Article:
And so it begins. Luke received his first college acceptance. Today, the University of Denver sent him an acceptance letter stating that he is recognized as a Chancellor’s Scholar. So, I’m going to take a moment to shine a light on my son, not because I want to brag (although I kind of do) but because I’ve never met anyone like him.
Luke has always been a hard worker and a helper. Despite having been diagnosed with severe dyslexia in third grade, he has found ways to rise above. He started fourth grade at a first grade reading level. Reading was hard for him, but he worked at it. A lot. Instead of shying away from reading, he made it his job to overcome his dyslexia. He did such a good job that the only way you can tell now that he is dyslexic is his reading speed. He is a slow reader, but he is exceptionally good at it now. At the end of his junior year, when his IQ and skills were last tested, Luke was reading at graduate school level. Luke went from barely being able to read Magic Tree House books with help in third grade to reading The Iliad and The Odyssey the summer before his freshman year. Luke never quits.
He is organized, focused, and structured in his approach to everything. He needs 25 solo volunteer hours to graduate in June. He is already beyond those hours. He has a project due for Western Civ this Thursday. He created 26 slides for it and finished it this afternoon. There is no such thing as minimal effort from him. He does nothing half-assed. In eighth grade, he became an ambassador for his school, giving tours to prospective students and their parents. He became a lead ambassador his sophomore year. He’s the president of his school’s National Honor Society chapter and has served on the Student Senate as an officer as well. He ran both track and cross-country. Luke submitted five college applications. The first three were due November 1st. He had those completed three weeks in advance. He went ahead and submitted the two that weren’t due until January 15th at the same time.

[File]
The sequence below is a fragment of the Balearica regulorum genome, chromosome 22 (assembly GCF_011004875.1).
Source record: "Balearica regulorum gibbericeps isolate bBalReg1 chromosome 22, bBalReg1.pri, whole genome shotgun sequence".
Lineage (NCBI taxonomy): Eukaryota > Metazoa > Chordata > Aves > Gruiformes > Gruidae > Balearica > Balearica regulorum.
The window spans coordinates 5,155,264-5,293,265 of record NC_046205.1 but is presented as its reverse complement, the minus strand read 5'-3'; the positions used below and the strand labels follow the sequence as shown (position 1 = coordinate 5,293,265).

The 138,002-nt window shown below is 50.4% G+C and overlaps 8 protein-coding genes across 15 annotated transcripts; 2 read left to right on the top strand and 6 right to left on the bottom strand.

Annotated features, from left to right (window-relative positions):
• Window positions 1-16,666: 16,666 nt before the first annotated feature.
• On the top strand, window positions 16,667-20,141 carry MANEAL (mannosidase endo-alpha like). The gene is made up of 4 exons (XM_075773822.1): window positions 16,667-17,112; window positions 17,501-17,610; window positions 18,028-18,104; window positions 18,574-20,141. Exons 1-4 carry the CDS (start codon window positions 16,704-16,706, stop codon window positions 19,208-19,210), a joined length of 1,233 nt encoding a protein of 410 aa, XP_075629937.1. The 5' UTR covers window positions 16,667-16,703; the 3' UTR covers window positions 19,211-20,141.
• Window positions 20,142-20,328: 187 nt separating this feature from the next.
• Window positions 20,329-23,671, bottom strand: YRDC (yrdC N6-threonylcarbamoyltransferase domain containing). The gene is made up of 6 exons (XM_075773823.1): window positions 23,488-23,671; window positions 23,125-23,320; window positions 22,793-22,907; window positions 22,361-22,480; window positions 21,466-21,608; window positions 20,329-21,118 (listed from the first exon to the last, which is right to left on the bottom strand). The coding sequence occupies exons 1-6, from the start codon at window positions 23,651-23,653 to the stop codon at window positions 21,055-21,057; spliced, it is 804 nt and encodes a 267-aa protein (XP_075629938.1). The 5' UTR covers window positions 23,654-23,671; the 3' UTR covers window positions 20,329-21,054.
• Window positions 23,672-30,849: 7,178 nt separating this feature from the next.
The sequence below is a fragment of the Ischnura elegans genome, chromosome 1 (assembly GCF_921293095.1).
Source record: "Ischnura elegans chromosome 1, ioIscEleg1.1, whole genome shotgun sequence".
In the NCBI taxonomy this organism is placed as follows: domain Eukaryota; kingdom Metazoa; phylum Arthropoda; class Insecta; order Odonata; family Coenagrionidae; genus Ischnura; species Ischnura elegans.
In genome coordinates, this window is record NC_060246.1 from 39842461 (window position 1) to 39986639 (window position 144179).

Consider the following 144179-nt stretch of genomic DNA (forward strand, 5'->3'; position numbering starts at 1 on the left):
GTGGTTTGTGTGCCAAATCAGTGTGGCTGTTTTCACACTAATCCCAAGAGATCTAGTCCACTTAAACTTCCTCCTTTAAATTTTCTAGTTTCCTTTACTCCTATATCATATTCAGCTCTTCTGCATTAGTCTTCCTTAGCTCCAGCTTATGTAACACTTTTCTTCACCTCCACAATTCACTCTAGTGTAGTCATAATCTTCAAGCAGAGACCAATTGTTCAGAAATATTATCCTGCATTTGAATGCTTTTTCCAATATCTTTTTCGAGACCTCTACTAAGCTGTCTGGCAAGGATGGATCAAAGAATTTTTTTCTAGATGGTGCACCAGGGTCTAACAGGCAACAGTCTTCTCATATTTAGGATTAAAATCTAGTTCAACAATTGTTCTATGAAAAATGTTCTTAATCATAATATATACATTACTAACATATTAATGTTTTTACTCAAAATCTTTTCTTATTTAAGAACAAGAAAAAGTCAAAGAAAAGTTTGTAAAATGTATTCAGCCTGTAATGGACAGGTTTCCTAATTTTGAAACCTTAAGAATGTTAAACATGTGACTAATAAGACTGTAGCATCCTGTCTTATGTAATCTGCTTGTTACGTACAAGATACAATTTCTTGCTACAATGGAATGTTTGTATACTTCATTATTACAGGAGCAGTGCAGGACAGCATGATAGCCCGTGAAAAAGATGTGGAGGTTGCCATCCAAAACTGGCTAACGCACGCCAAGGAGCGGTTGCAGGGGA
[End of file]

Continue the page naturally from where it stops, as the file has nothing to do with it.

But, Luke’s effort doesn’t simply apply to school. He is like this all the time. When he makes his mind up to do something, he goes for it. He decided a while back that he wanted to be a better singer. So, he took voice lessons for a year. He was struggling with anxiety (pursuant to his work ethic and built-in need to excel) and started therapy to work on it. Despite not being thrilled at first with having to admit he needed some assistance, he grew to appreciate therapy and has been going regularly for years. He has so valued the experience that he is currently considering earning a PsyD (Doctor of Psychology) degree so he provide therapy to others. He contributes at home without complaint. And at the end of his day, he says good night to us and heads to his room to do some free reading, spending upwards of an hour on that each night to unwind.
I have to admit the most fun part of all of this for me is seeing Luke’s hard work pay off. Two years of middle school and four years of high school with honors classes and straight A grades and tonight, for the first time, he seemed satisfied with his efforts.
Luke has taught me so much. He has always been unstoppable. He has self-confidence to spare, but it’s his work ethic that makes him who he is. Luke has taught me there’s no point in underestimating yourself, and the only thing that can hold you back is you. For this reason, Luke is limitless. He will reach his goals, even if he has to use a machete to cut his own path to get there. I have no doubts or concerns about his ability to do anything he sets his mind to.
We had Luke Skywalker in mind when we named our Luke. It was a good way to go. As it turns out, our Luke, like his namesake, wields a lot of power. Unlike Luke Skywalker, though, our Luke didn’t need Yoda to tell him, “Do or do not. There is no try.” “Try” is not a word in this kid’s vocabulary. He’s got Jedi power.